TOKYO -- Nissan CEO Hiroto Saikawa apologized to employees in a companywide address today and condemned ousted chairman Carlos Ghosn for amassing too much power in his own hands.
The Nissan chief reaffirmed the Japanese automaker’s commitment to its alliance with Renault and Mitsubishi. But Saikawa blamed his former boss for concentrating too much authority in himself as top man at all three automakers, people attending the internal town hall said.
Saikawa called Ghosn’s perch – as chairman of all three automakers and CEO of Renault – an “unequal” setup and claimed Ghosn had muddled Nissan’s brand image with his own persona.
“He said some people only associate the company with one face,” one attendee said of Saikawa’s address, paraphrasing his condemnation of Ghosn’s rock star executive status.
The morning meeting was broadcast live in Japanese and English to televisions in Nissan offices throughout in Japan. It came just hours ahead of an emergency board meeting at Mitsubishi Motors, where directors removed Ghosn as its chairman as well.
Ghosn’s bombshell downfall – dubbed “Ghosn Shock” in the Japanese media – clouds the future direction of the mammoth Renault-Nissan-Mitsubishi alliance, which has expanded into the world's biggest auto empire, with global sales of 10.6 million vehicles in 2017.
Saikawa, who stunned the auto industry last week by accusing Ghosn of financial misconduct and pushing for his dismissal, said it was important to restore stability to the company.
“We haven’t had an opportunity to talk to the employees. So first, I hope we will be able to allay their concerns,” Saikawa told reporters while heading into Nissan’s headquarters in Yokohama, just south of Tokyo. Later in the morning, hundreds of Nissan employees crammed into the building’s eighth-floor briefing room to hear Saikawa’s address and ask questions.
Those who could not attend could watch a live relay from their desks.
Saikawa gave a broad-brush explanation of the accusations against Ghosn and explained how the Nissan board had voted last week to remove him as chairman, attendees said.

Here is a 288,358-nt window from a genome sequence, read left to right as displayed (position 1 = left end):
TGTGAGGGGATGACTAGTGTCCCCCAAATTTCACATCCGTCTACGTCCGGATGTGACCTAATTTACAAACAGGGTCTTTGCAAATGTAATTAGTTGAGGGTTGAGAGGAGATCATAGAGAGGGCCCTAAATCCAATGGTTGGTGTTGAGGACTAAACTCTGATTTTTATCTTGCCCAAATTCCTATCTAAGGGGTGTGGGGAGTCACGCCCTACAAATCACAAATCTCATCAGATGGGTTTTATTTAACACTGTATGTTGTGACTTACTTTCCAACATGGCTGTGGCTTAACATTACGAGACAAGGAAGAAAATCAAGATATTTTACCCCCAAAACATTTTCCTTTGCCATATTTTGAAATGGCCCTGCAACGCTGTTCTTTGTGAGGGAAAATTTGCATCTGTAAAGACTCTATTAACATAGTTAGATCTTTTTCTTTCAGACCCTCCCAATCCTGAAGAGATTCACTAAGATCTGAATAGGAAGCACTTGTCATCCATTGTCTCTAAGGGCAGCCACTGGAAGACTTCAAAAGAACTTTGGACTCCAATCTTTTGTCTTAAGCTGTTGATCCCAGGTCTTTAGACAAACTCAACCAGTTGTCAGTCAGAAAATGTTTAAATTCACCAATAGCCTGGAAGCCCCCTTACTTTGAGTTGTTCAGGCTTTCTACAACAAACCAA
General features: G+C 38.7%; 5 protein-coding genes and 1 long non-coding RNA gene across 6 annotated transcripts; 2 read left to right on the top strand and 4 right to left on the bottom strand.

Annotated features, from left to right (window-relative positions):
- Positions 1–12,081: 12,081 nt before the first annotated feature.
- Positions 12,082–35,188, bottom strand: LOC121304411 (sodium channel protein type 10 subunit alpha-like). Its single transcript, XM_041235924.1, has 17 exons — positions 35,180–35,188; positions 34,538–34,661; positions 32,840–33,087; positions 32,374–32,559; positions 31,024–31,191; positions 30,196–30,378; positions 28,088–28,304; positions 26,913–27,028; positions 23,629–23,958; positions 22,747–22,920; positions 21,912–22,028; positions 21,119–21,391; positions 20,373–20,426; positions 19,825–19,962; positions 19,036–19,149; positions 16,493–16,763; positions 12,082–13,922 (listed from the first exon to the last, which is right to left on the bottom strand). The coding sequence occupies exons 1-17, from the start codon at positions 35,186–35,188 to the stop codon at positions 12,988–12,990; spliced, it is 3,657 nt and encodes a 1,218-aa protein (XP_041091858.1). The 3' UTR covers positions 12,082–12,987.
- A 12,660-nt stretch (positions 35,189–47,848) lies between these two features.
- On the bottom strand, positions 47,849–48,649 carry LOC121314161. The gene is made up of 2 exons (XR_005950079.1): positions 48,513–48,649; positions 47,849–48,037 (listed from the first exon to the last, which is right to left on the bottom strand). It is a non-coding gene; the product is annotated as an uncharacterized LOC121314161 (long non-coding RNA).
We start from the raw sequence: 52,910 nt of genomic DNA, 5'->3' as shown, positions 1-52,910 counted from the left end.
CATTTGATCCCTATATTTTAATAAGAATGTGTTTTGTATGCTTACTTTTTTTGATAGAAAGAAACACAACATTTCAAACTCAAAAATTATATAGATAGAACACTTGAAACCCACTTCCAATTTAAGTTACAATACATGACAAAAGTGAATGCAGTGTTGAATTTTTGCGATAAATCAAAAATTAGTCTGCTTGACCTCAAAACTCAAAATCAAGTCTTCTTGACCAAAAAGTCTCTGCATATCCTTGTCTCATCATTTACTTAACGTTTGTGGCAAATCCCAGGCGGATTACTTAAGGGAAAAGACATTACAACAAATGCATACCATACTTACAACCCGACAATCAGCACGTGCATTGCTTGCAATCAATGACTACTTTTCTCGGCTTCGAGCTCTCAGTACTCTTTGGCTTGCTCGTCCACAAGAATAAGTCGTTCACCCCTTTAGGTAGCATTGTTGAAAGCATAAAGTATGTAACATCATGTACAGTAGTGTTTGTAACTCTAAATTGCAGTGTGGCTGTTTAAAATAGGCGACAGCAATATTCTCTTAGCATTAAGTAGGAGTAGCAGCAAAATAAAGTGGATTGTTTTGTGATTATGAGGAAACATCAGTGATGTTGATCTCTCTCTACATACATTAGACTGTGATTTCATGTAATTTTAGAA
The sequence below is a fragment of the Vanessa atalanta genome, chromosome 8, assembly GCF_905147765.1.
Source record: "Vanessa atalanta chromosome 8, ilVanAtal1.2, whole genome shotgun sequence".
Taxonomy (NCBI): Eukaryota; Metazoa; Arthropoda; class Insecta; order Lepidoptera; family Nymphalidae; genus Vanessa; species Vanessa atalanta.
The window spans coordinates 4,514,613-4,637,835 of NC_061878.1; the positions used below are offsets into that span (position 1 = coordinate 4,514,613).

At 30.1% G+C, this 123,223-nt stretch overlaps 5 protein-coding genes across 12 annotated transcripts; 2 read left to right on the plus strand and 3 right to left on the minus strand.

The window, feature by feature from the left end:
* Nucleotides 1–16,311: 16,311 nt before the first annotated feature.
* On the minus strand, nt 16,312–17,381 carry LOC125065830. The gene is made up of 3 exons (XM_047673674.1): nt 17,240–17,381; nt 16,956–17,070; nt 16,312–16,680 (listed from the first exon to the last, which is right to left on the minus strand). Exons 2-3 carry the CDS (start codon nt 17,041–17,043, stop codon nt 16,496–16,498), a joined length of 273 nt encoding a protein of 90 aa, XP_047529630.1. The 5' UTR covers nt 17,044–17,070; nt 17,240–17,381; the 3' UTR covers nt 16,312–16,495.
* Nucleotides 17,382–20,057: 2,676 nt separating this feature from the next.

He also faulted Ghosn for taking on too much unchecked authority.
“He spent maybe the most time on the concentration of power,” one employee said.
Over time, Ghosn’s cult-like status at the head of Nissan became a brand liability, Saikawa said.
“When some people think of Nissan, they only think of one person, but that should not be the case for a brand or a company,” one attendee paraphrased Saikawa as saying.
“He thinks there are plenty of reasons to see Nissan for its products and technologies.”
Another employee, an engineer who watched from his desk, said Saikawa did not elaborate on details of the accusations against Ghosn because of the ongoing investigation.
According to the employee, Saikawa said that he valued the alliance and added that Ghosn’s tight grip on all three companies was bad for corporate governance.
“At my level, I honestly didn’t know what was really going on at the very top of the company, but it is true that Ghosn had supreme power,” the man said.
Saikawa said he would also meet his counterparts at Renault and Mitsubishi this week to talk about the unexpected turn of events. Alliance executives were scheduled to meet in Amsterdam for a regular leadership meeting. It may set the stage for Nissan’s Saikawa’s first face-to-face meeting the Renault counterparts since last week’s shocker.
Ghosn and fellow Nissan director Greg Kelly were arrested Nov. 19 and are under investigation for allegedly under-reporting Ghosn’s income and misusing company assets.
At a Nov. 22 emergency meeting, Nissan’s board removed Ghosn as chairman and stripped both Ghosn and Kelly of their status as representative directors with special rights to legally represent the company in business transactions. Both men remain directors on the board, pending a shareholder vote to remove them. Nissan has not announced when that may take place.